Sunday, February 14, 2016

Backup Plan...9 from Outer Space

How to make backups of your neo4j database on GrapheneDB DaaS

If you have a professional plan with GrapheneDB DaaS, then backups, for you, are automated. At the lowest professional tier, backups are only retained for a week, so continue to read the rest of this article for methods for saving data longer-term.

For the hobby-edition owners you get the following message:

Does this mean you are unable to make backups of your database? It appears so, at the face of it, but actually, no, you can make backups, and you can do this daily. The effort is on your side, but when it comes to the case that you've corrupted your database with a dirty load (as I have), these backups are an essential part of restoring integrity to your stored data.

So, let's do this.


You export your database, and then you find some cloud-service to manage these daily exports, or, again, you take on the management of these exports. These exported copies of your database are, ipso facto, your daily backups.

To export your database, go to the Admin-tab and go to the "Export Database"-section. 

Select "Export Database," read the warning about database-stoppage, and select "Export Database," again.

Then, you're moved onto the next modal dialog – "Export Ready" – which offers a download of a snapshot of your database. Select "Download."

Boom! A snapshot of your database is now local. As you see at the bottom of your web-browser in your task-status bar:

Now that you have the snapshot, select "Close" on the modal. Officially, you're 'done.'

Now, what you do with it is up to you. You can move it to a hard medium (e.g.: DVD-RW, or shared network drive), or you can upload it to a cloud service, such as AWS S3 or your google drive. Your choice.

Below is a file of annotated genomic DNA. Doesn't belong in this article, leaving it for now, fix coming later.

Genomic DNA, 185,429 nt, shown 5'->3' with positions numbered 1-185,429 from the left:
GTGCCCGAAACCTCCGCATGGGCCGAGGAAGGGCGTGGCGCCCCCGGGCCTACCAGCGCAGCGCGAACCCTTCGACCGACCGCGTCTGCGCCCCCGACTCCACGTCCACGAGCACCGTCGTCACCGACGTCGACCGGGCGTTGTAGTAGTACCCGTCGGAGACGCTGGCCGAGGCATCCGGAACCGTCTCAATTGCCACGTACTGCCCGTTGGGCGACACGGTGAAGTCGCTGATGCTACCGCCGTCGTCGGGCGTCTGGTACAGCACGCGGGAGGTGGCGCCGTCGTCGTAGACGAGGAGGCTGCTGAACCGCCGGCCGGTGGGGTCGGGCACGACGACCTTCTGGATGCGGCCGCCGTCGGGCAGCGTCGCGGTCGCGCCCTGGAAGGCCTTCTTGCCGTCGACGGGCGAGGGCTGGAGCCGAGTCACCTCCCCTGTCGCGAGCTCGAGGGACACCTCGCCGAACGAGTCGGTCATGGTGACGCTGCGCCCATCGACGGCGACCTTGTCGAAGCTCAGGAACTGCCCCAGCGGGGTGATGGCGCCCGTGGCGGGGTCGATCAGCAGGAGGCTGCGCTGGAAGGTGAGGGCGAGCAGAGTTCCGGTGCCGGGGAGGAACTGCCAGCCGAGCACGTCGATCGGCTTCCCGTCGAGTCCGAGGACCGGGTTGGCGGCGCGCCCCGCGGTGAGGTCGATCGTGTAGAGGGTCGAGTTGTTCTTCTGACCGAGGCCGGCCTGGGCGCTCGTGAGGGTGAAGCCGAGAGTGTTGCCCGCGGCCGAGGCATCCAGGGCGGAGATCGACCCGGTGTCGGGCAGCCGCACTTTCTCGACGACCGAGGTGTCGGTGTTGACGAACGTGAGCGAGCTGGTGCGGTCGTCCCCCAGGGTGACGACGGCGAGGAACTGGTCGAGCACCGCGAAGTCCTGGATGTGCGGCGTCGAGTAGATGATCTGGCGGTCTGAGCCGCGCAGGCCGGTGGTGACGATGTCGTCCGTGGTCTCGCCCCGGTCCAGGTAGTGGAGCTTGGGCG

Backup management plan

Of course, you can save every daily backup forever, but what works best? From experience, the older the data gets, the less interesting it gets, so what I do is save the dailies for a week, then, beyond that, I save the first of every prior week up to a month (that is: I delete every non-monday backup older than a week), I save every first of month older than two months, then I save the first of the year. Usually, one finds a mistake the same day one makes it, so the rollback is one, two, or three days. Usually. Everything beyond immediacy is just paranoia, in my experience, so, out of paranoia I save data every month for a year and beyond that, every year. Once, twice or thrice, I've had to look in the archives older than a year to try to restore something I've lost. Oftentimes, the trouble of restoration is so great, I always say 'eh, whatevs,' anyway.

But, you know: saving older data, because reasons, and because everybody does it, so it Must Be Vital for my Health and Well-Being(tm).

As a point of reference the GrapheneDB DaaS saves one week of daily backups. Anything older than a week is discarded.

Nice to see some realists in the technology sector for a change.

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